The White House has repeatedly said that the president had no involvement in his son’s business dealings.

“After months of investigating, House Republicans have turned up zero evidence of wrongdoing by President Biden, so if Speaker McCarthy opens an impeachment inquiry simply to throw red meat to his most extreme far-right members, it will further prove this is nothing more than an evidence-free political stunt aimed at continuing to baselessly attack the President,” a White House spokesperson for oversight and investigations told The Hill.

Burisma and beyond

Many of the allegations central to the investigation of what happened while Biden was vice president were first raised during former President Trump’s first impeachment in 2019 and explored by GOP senators in 2020 — though the House GOP investigators now have used the records, and power of the majority, to verify and bolster some of the details from that time.

Investigators are far from proving the most salacious allegation that was also the basis of Trump’s interest in Hunter Biden: that then-Vice President Biden accepted a $5 million bribe in exchange for helping oust Ukrainian prosecutor Viktor Shokin over an investigation into Burisma, the Ukrainian gas company where Hunter Biden was a board member.

Biden, along with other world leaders at the time, was pushing to have Shokin removed over concerns he was failing to address corruption. 

Still, the GOP has fixated on claims pushed by Rudy Giuliani and memorialized in an FD-1023 form documenting an unverified tip made to the FBI alleging that Biden accepted a bribe. The FBI has not corroborated the tip.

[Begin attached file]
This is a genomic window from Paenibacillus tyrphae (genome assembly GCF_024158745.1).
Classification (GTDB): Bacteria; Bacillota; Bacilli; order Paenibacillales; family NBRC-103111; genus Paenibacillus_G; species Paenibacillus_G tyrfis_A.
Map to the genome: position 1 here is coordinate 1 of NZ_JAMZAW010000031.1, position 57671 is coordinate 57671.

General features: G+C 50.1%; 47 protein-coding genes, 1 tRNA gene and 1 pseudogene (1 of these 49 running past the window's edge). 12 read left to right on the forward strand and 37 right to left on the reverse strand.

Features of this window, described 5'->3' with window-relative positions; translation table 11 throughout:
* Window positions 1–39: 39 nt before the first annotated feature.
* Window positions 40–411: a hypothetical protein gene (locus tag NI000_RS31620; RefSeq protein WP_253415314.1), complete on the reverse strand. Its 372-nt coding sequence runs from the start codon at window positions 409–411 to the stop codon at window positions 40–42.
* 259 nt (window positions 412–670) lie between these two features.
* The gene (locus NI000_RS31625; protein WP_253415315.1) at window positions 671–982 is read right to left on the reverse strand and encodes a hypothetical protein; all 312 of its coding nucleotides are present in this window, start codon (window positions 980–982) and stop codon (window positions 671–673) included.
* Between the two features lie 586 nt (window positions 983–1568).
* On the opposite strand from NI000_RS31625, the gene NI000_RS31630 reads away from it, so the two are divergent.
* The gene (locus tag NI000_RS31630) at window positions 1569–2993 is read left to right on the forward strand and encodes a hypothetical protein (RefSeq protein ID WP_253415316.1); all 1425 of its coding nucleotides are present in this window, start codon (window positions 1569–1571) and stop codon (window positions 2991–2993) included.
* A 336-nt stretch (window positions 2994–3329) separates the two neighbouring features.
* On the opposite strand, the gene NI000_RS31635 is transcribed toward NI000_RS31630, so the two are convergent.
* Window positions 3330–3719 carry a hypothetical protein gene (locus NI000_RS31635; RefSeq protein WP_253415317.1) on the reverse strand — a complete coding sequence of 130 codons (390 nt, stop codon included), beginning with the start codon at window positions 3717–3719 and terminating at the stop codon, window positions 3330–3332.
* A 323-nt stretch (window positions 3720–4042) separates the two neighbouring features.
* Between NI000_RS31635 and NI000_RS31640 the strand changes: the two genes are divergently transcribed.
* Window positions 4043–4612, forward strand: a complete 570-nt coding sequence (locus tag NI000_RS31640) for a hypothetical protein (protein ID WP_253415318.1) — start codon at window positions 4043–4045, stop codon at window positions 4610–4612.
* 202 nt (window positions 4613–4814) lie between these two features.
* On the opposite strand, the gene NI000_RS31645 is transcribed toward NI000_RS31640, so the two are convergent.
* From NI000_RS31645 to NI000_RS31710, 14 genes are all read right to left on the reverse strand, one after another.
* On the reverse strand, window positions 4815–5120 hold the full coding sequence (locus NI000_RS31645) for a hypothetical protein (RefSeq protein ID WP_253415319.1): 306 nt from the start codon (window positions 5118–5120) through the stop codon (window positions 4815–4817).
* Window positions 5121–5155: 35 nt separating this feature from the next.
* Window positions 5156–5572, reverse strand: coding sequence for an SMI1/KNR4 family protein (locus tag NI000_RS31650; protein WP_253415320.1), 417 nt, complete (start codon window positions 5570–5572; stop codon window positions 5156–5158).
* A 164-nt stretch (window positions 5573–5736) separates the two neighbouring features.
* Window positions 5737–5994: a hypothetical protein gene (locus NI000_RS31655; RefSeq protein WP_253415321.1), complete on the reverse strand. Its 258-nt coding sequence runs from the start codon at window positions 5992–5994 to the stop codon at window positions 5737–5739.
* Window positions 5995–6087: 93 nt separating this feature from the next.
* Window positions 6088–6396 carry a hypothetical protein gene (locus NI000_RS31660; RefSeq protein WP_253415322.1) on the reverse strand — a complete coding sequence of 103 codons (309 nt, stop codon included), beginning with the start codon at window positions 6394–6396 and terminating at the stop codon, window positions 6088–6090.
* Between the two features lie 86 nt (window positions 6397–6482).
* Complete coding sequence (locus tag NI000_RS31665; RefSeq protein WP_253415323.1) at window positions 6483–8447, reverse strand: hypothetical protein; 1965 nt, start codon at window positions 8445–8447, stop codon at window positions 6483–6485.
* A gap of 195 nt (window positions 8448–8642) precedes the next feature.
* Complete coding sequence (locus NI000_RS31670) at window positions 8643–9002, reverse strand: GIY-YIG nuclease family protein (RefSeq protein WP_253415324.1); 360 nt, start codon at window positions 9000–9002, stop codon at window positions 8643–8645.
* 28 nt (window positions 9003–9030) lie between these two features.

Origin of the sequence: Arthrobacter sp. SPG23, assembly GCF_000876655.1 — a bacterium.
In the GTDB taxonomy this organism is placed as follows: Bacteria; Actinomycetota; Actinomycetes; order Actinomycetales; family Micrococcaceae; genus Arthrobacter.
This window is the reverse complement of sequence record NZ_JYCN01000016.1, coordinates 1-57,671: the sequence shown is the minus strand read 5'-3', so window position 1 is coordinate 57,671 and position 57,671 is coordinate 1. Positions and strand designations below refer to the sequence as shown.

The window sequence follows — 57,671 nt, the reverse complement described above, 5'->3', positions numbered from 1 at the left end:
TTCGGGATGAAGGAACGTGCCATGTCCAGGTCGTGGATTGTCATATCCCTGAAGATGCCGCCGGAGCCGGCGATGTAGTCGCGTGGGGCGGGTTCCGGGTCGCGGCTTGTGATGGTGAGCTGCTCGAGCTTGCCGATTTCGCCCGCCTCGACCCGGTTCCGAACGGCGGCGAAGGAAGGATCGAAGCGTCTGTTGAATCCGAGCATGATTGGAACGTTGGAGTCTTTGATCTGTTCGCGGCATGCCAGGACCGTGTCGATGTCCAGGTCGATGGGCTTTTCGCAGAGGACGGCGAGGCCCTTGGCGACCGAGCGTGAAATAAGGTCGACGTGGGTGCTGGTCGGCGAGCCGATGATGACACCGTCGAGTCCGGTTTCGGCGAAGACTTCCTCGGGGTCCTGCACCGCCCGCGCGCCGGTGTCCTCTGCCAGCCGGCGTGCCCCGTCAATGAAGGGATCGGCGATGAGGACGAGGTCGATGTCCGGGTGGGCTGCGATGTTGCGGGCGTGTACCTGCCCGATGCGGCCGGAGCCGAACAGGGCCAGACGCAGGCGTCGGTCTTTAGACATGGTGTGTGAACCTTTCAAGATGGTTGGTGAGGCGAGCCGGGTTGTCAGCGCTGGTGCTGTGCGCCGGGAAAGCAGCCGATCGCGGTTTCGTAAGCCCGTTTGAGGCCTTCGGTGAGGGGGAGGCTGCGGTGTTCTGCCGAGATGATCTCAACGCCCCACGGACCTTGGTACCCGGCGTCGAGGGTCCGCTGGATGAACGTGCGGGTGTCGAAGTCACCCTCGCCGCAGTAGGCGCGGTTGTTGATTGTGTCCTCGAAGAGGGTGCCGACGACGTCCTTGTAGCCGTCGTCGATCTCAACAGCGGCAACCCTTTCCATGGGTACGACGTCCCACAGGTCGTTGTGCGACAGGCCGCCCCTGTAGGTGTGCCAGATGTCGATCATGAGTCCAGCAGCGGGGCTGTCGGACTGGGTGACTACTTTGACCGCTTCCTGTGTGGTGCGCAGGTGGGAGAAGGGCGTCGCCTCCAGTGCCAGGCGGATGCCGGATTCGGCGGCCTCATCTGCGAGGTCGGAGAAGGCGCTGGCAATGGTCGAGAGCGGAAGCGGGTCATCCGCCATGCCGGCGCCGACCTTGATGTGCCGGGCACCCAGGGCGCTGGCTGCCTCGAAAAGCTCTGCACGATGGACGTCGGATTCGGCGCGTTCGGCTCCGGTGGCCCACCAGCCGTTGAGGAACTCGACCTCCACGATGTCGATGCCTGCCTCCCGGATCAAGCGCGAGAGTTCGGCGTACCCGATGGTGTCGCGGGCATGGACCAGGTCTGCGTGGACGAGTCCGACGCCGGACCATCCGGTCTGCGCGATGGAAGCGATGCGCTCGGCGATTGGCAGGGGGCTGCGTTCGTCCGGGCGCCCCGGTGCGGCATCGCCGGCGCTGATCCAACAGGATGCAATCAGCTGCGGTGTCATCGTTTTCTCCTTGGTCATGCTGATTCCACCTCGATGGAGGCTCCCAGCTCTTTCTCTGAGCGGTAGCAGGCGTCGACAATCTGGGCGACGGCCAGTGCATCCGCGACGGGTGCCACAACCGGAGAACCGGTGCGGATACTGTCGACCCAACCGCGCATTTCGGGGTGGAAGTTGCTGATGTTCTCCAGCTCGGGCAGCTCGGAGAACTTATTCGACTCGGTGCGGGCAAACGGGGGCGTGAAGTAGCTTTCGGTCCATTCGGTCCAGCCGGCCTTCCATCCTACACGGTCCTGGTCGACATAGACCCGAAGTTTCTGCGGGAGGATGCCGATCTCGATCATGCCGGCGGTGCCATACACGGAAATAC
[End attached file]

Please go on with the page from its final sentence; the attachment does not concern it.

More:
The revealing of the form by Sen. Chuck Grassley (R-Iowa) and Comer showed the confidential informant was relaying a conversation with Burisma head Mykola Zlochevsky insinuating he paid both Bidens $5 million. 

Republicans point out that the confidential informant was paid by the FBI and is thought by both parties to be highly credible. But the informant also said that he could not speak to whether Zlochevsky’s claim was accurate, noting that exaggeration and bragging about paying off politicians was normal among Ukrainian businessmen.

Democrats have pointed to another document assembled by Giuliani’s team that purports to show Zlochevsky denying those same allegations, and a letter from Lev Parnas — who had investigated the claims for Giuliani — calling the Biden family allegations false.

In testimony to the committee, former Hunter Biden associate Devon Archer, also a member of the gas company’s board, said it was his understanding that the company thought Shokin’s removal would actually be bad for Burisma.

Republicans have heavily highlighted other portions of Archer’s testimony, particularly his recollection of numerous occasions when Hunter Biden put his father on speakerphone in front of foreign business associates, with the then-vice president greeting them. Biden also attended a dinner with his son, Archer and foreign business associates in 2014. 

Archer said the conversation was limited to pleasantries, but Republicans argue this refutes Biden’s previous claims that he had never spoken to his son about his business.